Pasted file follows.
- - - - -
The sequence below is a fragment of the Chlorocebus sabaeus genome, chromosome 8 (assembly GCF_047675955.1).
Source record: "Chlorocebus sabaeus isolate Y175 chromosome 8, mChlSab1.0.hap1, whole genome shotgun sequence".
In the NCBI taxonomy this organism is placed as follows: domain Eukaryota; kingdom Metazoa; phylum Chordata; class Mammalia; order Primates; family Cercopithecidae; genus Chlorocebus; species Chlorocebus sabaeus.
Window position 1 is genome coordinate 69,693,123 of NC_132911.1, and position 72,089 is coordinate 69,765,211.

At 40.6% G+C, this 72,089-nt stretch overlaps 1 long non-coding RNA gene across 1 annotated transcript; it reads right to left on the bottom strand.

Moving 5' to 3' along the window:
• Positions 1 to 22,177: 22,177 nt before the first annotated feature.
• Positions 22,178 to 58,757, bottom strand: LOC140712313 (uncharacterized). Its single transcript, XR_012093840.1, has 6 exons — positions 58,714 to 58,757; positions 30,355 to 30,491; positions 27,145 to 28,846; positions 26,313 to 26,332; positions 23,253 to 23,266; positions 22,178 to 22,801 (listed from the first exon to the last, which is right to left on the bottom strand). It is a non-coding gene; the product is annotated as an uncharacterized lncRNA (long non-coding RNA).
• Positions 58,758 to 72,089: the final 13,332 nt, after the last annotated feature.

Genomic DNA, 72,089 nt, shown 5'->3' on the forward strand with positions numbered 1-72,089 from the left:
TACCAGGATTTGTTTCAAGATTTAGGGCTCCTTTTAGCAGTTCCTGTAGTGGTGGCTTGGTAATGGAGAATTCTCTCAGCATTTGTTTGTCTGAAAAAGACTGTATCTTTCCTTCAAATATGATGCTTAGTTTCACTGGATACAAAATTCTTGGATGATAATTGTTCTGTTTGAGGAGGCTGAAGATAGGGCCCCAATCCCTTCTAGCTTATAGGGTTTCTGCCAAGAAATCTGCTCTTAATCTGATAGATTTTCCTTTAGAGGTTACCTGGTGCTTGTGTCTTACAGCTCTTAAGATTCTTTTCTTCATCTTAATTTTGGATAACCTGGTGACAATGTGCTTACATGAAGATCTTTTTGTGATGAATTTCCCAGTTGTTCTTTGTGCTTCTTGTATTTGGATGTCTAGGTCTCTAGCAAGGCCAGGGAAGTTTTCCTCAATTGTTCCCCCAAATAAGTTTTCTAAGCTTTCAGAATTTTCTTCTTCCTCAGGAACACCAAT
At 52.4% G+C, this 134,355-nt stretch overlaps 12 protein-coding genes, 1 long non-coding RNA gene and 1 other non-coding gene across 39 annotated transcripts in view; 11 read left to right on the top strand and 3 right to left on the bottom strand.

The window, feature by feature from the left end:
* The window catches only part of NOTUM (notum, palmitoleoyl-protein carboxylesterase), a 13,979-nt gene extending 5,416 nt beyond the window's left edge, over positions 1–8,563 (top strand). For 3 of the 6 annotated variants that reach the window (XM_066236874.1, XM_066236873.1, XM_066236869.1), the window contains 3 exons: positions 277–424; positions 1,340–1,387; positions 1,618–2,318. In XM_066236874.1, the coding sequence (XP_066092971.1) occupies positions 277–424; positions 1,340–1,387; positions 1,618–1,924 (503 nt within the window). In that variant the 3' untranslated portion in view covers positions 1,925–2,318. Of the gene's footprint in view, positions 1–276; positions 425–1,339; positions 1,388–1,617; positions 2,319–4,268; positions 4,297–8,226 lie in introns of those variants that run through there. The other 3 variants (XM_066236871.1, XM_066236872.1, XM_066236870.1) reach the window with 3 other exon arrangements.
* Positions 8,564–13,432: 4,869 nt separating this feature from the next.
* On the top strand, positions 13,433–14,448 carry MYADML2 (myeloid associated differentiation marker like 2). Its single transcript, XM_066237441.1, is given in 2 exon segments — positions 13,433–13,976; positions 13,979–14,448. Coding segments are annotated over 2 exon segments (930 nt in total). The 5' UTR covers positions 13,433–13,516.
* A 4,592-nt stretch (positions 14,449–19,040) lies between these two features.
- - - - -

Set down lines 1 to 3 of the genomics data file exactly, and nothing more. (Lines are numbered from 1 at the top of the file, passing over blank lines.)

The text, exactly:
The sequence below is a fragment of the Chlorocebus sabaeus genome, chromosome 8 (assembly GCF_047675955.1).
Source record: "Chlorocebus sabaeus isolate Y175 chromosome 8, mChlSab1.0.hap1, whole genome shotgun sequence".
In the NCBI taxonomy this organism is placed as follows: domain Eukaryota; kingdom Metazoa; phylum Chordata; class Mammalia; order Primates; family Cercopithecidae; genus Chlorocebus; species Chlorocebus sabaeus.